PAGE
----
It seems that there will always be those amongst us who can't, or won't, see the connection. Thomas Jefferson, who spent considerable time in delineating between the words of the Four Gospels and the religious dogmas which perverted them at the time, addressed this very point stating.... "We are not in a world ungoverned by the laws and the power of a Superior Agent, our efforts are in His hand, and directed by it, and He will give them their effect in His own time.... Among the most inestimable of our blessings .... is that of liberty to worship our Creator in the way we think most agreeable to His will; a liberty deemed by other countries incompatible with good government, and yet proved by our experience to be its best support." In tandem with these ideas Jefferson reiterated.... "God who gave us life gave us liberty.... Can the liberties of nations be secure when we have removed the conviction that these liberties are the gifts of God? Indeed, I tremble for my country when I reflect that God is just, that His justice cannot sleep forever." Over the past 30 years our nation has been in the throes of first diluting and then abandoning these very same convictions. Yet, we have the audacity to believe that we will remain otherwise protected and blessed.
The sacred causal connections between our Godly beliefs and the prosperity and peace of our nation have been understood by many of our Founding Fathers. Speaking further about the prospects of dissolving these intimacies John Adams (first vice-president and second president of the United States) has warned that... "Our constitution was made only for a moral and religious people. It is wholly inadequate to the government of any other." And there is not one of the Founding Fathers who disagreed with him on this very point, including Thomas Jefferson who rarely agreed with Adams later in life.
|Noah Webster of both political and educational prominence said that... "The moral principles and precepts contained in the scriptures ought to form the basis of all our civil constitutions and laws. All the miseries and evils which men suffer from crime, vice, ambition, injustice, oppression, slavery, and war, proceed from their despising or neglecting the precepts contained in the bible."||
Another man of substantial influence in the consideration of this nation's direction was Noah Webster of both political and educational prominence who argued that... "The moral principles and precepts contained in the scriptures ought to form the basis of all our civil constitutions and laws. All the miseries and evils which men suffer—from crime, vice, ambition, injustice, oppression, slavery, and war—proceed from their despising or neglecting the precepts contained in the bible."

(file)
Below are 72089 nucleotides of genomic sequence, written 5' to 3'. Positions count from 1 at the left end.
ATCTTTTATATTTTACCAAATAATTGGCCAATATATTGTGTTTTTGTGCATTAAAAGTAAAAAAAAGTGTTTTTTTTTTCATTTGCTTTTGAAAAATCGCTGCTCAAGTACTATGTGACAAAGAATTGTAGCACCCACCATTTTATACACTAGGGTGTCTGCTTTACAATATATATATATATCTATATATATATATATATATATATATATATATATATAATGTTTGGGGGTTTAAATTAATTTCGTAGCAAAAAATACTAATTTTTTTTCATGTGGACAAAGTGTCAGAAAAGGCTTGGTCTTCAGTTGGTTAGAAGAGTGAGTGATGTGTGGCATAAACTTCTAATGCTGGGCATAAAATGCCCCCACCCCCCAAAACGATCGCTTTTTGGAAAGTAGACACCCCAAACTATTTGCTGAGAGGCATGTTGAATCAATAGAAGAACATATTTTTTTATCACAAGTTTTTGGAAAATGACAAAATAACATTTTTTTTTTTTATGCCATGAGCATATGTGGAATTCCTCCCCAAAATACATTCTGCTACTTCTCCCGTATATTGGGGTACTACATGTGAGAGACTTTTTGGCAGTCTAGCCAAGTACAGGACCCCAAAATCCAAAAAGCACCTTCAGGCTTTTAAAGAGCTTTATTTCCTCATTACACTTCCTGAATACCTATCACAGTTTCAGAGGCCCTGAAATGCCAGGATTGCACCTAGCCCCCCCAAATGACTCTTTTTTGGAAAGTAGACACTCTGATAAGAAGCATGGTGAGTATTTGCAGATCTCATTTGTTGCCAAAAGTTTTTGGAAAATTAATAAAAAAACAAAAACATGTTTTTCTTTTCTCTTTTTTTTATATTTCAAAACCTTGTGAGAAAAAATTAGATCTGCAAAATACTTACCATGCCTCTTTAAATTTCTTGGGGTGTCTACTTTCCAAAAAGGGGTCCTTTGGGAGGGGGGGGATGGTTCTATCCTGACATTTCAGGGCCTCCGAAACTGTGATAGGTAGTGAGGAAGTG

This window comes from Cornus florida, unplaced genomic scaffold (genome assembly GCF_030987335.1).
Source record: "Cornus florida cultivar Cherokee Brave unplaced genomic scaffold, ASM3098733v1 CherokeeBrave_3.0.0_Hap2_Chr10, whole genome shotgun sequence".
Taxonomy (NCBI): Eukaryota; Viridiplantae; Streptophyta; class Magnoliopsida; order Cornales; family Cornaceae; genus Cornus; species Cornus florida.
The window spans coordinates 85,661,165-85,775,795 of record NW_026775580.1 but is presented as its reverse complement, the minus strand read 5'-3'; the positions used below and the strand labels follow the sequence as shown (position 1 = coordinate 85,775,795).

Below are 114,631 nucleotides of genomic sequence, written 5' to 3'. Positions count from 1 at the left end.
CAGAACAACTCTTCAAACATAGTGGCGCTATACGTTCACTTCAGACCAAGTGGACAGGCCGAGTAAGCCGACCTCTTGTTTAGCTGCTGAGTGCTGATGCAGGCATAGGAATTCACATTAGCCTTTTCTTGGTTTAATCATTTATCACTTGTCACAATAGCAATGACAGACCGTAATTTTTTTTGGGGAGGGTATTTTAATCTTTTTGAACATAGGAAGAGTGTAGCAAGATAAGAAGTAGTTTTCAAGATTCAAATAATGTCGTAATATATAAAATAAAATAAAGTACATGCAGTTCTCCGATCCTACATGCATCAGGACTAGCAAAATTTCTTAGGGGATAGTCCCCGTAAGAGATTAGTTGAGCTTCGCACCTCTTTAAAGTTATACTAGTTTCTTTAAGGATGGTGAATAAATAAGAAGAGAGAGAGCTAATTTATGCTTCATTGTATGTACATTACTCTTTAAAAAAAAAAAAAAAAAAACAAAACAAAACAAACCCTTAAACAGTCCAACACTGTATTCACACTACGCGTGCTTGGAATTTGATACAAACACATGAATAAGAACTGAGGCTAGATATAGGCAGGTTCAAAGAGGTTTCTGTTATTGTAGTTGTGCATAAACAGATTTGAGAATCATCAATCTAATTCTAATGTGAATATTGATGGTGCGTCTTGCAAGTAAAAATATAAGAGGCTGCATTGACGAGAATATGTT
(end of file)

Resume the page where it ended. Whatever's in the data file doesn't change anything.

Later still, President Abraham Lincoln calling for a national day of fasting and prayer in his day pleaded poignantly... "We have been the recipients of the choicest bounties of heaven. We have been preserved, these many years, in peace and prosperity. We have grown in numbers, wealth and power, as no other nation has ever grown. But we have forgotten God. We have forgotten the gracious hand which preserved us in peace, and multiplied and strengthened us; and we have vainly imagined, in the deceitfulness of our hearts, that all these blessings were produced by some superior wisdom and virtue of our own. Intoxicated with unbroken success, we have become too self sufficient to feel the necessity of redeeming grace, too proud to pray to the God that made us! It behooves us then to humble ourselves before the offended Power, to confess our national sins and to pray for clemency and forgiveness."
Indeed, as historical records bear testimony, the unwillingness of this nation's educational and political institutions to give any legitimate place to God is only a relatively recent phenomenon. Interestingly, it was never the intention of even one of today's most ardent liberal institutions in America, namely Harvard University, to ever become removed from the center of religious debate and instruction. Noted here in one of Harvard's founding documents from 1643, it states: "Let every student be plainly instructed, and earnestly pressed to consider well, the main end of his life and studies is, to know God and Jesus Christ which is eternal life, John 17:3, and therefore to lay Christ in the bottom, as the only foundation of all sound knowledge and learning." (New England's First Fruits, in Samuel Eliot Morison, The Founding of Harvard College [Cambridge: Harvard University Press, 1935], p. 434; text modernized)
Even the U.S. Supreme Court has historically weighed in on the issue of the importance of God's Sovereignty over this nation, revealing in 1892 that in its judgment... "Our laws and our institutions must necessarily be based upon and embody the teachings of The Redeemer of mankind. It is impossible that it should be otherwise; and in this sense and to this extent our civilization and our institutions are emphatically Christian . . . This is a religious people. This is historically true. From the discovery of this continent to the present hour, there is a single voice making this affirmation. We find everywhere a clear recognition of the same truth . . . These, and many other matters which might be noticed, add a volume of unofficial declarations to the mass of organic utterance's that this is a Christian nation."